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WAP4410N - Will these ever work properly?


I have owned one of these for about 2 years now, and have sold many of these to clients.  Luckily, none of them get used too much as they require constant rebooting, and it would appear as though all versions of the firmware are unreliable.  Some simply don't work, other work for a day or two at a time between reboots.

Does anyone have a solution to getting these to work properly?  When I say properly, I mean, you turn it on, configure it and then use it.  That's it.  No rebooting, not even once a year.


41 Replies 41

They will only replace then with wap121 the 321 is dual band

Sent from Mikes iPhone

So Michael you have no issues with this AP at all? are you using it as a standalone AP or do you have more in your network?


I also had some Internet access problem with WAP4410N.

I've got an answer from Cisco Service team(00308132371), there was a problem with old firmware version(

After upgrade to, It's working properly.

As I heard from Service team, old firmware have internet access issue with more than 2 WAP4410N.

Is it true?

How can I get some details of old firmware's problem?(ex. sometimes AP cannot handle a data. / There were some communication error with more than 2AP, etc..)

Hi Sanghyuk,

It is definitely not working properly with, I have upgraded both my units and have exactly the same issues as with the older firmware.


I've had this access point for a year or so now. Never upgraded firmware on it, the current version is:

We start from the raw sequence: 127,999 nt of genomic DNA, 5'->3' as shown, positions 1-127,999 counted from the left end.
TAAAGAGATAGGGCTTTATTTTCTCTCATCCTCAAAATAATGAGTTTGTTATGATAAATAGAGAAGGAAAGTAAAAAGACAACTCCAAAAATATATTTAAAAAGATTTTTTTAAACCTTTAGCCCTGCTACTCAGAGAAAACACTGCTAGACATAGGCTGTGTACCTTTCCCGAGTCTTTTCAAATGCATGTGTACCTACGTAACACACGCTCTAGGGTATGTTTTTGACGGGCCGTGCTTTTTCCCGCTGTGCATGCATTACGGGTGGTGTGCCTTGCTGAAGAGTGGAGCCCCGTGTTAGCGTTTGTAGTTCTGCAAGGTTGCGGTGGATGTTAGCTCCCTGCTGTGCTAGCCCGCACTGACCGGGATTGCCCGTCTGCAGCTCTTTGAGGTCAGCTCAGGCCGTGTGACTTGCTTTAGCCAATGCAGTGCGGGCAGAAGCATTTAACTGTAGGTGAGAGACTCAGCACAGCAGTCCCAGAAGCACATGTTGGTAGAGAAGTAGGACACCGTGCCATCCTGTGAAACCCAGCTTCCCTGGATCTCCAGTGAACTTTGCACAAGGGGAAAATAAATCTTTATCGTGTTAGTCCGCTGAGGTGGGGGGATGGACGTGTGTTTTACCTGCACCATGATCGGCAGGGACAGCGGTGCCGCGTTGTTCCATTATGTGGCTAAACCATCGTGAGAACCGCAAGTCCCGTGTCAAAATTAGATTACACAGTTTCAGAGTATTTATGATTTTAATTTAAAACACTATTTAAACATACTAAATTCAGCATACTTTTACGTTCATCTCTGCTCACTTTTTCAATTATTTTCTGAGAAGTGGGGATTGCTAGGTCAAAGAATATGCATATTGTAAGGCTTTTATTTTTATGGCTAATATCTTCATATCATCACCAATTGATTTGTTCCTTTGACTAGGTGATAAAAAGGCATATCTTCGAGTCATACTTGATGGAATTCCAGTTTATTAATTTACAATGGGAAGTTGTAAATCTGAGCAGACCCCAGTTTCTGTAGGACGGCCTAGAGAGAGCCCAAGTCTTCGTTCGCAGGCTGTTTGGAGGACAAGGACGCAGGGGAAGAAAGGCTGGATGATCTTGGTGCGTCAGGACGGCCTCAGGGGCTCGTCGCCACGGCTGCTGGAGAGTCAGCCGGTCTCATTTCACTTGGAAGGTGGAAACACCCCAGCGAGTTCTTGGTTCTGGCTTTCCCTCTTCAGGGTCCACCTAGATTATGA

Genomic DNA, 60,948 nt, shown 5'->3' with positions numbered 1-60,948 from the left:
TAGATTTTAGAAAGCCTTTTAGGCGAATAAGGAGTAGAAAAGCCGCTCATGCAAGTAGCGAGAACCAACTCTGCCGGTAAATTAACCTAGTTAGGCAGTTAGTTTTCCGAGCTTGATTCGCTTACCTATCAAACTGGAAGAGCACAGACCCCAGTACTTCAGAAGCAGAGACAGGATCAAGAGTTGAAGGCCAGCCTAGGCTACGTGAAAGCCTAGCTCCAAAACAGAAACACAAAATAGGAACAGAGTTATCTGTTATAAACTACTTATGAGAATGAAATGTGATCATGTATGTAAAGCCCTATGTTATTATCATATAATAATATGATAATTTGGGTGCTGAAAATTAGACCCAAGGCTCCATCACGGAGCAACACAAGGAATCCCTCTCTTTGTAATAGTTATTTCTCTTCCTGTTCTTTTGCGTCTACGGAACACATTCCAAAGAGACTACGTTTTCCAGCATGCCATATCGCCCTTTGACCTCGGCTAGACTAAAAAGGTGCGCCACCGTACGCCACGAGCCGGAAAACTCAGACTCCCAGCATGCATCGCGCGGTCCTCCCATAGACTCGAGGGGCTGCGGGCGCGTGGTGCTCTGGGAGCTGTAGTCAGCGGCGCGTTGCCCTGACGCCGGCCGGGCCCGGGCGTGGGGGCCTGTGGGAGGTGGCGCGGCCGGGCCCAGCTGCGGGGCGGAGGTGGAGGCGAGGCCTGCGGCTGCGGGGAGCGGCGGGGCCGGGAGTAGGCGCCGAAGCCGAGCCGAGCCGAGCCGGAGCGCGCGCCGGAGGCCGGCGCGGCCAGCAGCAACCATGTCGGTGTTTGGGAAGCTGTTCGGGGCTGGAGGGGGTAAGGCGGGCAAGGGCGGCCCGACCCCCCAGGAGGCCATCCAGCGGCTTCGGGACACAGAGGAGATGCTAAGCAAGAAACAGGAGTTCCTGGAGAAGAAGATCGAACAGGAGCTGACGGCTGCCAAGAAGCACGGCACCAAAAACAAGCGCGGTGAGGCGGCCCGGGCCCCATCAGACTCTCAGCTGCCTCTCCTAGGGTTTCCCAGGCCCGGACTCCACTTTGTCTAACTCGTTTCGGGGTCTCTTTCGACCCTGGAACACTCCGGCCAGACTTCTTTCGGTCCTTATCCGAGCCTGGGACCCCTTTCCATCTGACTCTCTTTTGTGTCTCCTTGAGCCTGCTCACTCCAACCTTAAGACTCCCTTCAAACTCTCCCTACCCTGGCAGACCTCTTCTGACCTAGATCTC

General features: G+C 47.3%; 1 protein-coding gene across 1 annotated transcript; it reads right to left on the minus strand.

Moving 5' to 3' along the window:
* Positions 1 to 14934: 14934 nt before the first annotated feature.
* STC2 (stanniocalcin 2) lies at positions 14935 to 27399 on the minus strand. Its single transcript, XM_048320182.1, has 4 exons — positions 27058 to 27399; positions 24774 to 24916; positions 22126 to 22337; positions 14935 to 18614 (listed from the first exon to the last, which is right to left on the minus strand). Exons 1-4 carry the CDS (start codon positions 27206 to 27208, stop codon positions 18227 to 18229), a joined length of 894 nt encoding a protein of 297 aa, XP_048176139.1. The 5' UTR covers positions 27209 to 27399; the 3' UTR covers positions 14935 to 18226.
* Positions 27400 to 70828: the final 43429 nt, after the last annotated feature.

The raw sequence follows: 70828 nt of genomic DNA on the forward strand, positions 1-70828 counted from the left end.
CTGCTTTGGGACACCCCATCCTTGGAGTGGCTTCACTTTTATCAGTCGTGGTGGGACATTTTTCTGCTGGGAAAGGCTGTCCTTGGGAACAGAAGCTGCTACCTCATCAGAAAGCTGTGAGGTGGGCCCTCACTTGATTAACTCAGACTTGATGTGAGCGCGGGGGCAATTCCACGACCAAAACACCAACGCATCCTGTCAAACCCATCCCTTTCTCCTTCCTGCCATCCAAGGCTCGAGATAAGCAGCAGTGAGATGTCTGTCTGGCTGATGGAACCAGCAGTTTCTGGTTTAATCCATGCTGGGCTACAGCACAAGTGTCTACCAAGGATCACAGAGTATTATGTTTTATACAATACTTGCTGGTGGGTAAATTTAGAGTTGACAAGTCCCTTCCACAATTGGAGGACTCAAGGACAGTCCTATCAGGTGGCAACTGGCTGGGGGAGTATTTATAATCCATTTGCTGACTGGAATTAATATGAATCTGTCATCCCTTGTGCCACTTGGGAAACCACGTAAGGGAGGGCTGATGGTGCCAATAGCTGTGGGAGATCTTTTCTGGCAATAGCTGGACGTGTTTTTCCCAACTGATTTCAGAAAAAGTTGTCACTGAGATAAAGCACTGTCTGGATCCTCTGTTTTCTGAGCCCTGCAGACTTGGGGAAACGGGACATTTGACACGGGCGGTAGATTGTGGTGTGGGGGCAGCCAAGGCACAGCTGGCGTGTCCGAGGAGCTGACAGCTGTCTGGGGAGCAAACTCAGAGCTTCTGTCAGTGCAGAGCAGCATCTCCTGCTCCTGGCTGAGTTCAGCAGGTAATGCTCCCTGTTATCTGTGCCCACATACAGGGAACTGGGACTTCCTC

PID VID:  WAP4410N-E V02
Software Version:

I've had it running for a couple of months as an access point in my private environment. Simply put, its performance was stunning. I had installed it in an attic with a simple roof with standard roof tiles above it. I would still have a connection both IN my house (through walls/windows) and about in a radius of an average of 100 meters around the house - and all of that with a simple and rather cheap Acer notebook with a MIMO capable 802.11n adapter.

The highlight was that we have a 100, 200 m high hill at approximately 1km distance to our house where there is a nice place with some benches where you'd often walk up to and sit there and look over the valley. It has pretty much line of sight to our house, and distance is approximately 1km, and I still have a connection up there! Only at 1-5 mbit, but my notebook will join our house WLAN from up there. And that is mind you still with the WAP4410N behind a roof, and with standard antennas.

Since then I switched to a Cisco 1250 as my main access point, only because it has way more configuration options, better logging, and is simply put more flexible and professional. It doesn't completely match the performance of the WAP4410N however. I now mostly have E2000s around the house with dd-wrt firmware installed as wireless clients, as that will offer more performance than internal notebook adapters or internal PCI adapters for the PC. On my main computer I wanted a little more performance though, so recently I switched the WAP4410N as a client. What can I say - the E2000 gave me 3-4 mb/s speeds, the 4410N now gives me at least 5 mb/s, sometimes up to 8mb/s. And perhaps most importantly, doing things over the network has become much more responsive.